The Louvre Is Bringing in Experts From Sotheby’s to Hunt for Looted Artworks in Its Storied Collection

The experts will spend three years researching the museum's collection.

The Louvre. Photo by Frédéric Soltan/Corbis via Getty Images.

The Louvre in Paris has formed an agreement with Sotheby’s allowing the auction house to investigate the provenance of museum artworks acquired between 1933 and 1945.

The three-year partnership, during which scholars from the Sotheby’s restitution department will undertake research, will include digitizing and photographing artworks and organizing seminars, according to a statement.

The auction house’s restitution department, which has four staffers, was founded in 1997, one year after the Washington Conference on Stolen Nazi Art, at which 11 principles were drawn up regarding restitution and agreed upon by by 44 attending states.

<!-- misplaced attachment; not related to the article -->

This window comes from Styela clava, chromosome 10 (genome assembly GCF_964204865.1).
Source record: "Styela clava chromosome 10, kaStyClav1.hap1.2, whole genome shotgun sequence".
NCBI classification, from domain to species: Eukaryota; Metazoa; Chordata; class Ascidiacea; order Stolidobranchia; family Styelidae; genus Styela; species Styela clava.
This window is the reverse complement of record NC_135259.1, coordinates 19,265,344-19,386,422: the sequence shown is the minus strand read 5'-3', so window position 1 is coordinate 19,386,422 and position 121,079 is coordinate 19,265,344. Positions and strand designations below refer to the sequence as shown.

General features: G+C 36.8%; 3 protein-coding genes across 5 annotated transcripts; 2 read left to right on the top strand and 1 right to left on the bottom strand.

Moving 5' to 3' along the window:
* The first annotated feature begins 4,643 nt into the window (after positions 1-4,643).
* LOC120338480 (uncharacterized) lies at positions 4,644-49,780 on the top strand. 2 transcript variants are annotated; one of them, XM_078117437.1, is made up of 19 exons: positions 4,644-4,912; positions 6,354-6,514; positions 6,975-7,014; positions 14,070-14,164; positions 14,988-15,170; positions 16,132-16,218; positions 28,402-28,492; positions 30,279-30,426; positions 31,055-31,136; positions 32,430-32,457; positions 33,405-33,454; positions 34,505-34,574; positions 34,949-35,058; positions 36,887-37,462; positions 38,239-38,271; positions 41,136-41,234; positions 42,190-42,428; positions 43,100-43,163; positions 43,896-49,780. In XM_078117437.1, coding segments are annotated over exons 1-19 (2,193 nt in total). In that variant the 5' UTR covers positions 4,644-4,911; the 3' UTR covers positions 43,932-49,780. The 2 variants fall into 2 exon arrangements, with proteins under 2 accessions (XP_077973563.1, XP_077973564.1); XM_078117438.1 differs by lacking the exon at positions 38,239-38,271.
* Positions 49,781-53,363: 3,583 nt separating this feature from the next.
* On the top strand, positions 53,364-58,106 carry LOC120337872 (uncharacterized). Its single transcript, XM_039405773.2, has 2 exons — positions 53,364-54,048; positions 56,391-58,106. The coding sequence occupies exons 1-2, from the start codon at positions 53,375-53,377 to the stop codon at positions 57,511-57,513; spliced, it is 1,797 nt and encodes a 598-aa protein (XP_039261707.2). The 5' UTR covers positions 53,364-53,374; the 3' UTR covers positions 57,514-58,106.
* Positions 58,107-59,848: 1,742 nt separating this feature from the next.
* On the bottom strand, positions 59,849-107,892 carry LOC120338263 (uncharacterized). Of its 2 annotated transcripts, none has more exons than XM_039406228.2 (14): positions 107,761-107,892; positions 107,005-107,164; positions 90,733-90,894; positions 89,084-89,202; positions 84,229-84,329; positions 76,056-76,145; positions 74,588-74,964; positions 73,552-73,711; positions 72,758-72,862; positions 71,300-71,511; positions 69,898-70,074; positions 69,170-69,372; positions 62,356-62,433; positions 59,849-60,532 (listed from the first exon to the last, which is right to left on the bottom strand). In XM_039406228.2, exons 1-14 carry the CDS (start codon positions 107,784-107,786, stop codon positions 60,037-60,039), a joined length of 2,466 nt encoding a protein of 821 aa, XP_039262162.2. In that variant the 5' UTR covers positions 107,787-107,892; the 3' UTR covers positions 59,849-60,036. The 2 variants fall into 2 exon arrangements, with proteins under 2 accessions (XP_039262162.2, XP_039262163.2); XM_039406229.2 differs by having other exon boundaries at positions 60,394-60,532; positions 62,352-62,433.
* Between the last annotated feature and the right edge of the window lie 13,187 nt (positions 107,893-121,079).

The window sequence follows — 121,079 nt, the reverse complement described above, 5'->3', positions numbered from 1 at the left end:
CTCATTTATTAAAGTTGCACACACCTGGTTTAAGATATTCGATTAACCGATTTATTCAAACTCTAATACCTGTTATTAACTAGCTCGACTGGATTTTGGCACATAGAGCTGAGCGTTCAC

According to the auction house, the department has helped to resolve issues relating to hundreds of artworks with an aggregate value of nearly $1 billion.

The partnership will be inaugurated at the Louvre with a conference focused on the art market during the Nazi Occupation of France. Among the events will be the screening of Vassili Silovic’s 2021 documentary, The Art Market During the Nazi Occupation, based on a book by Emmanuelle Polack.

Speakers will include the Laurence des Cars, the president and director of the Louvre, and David Zivie, the head of restitution in France’s Ministry of Culture.


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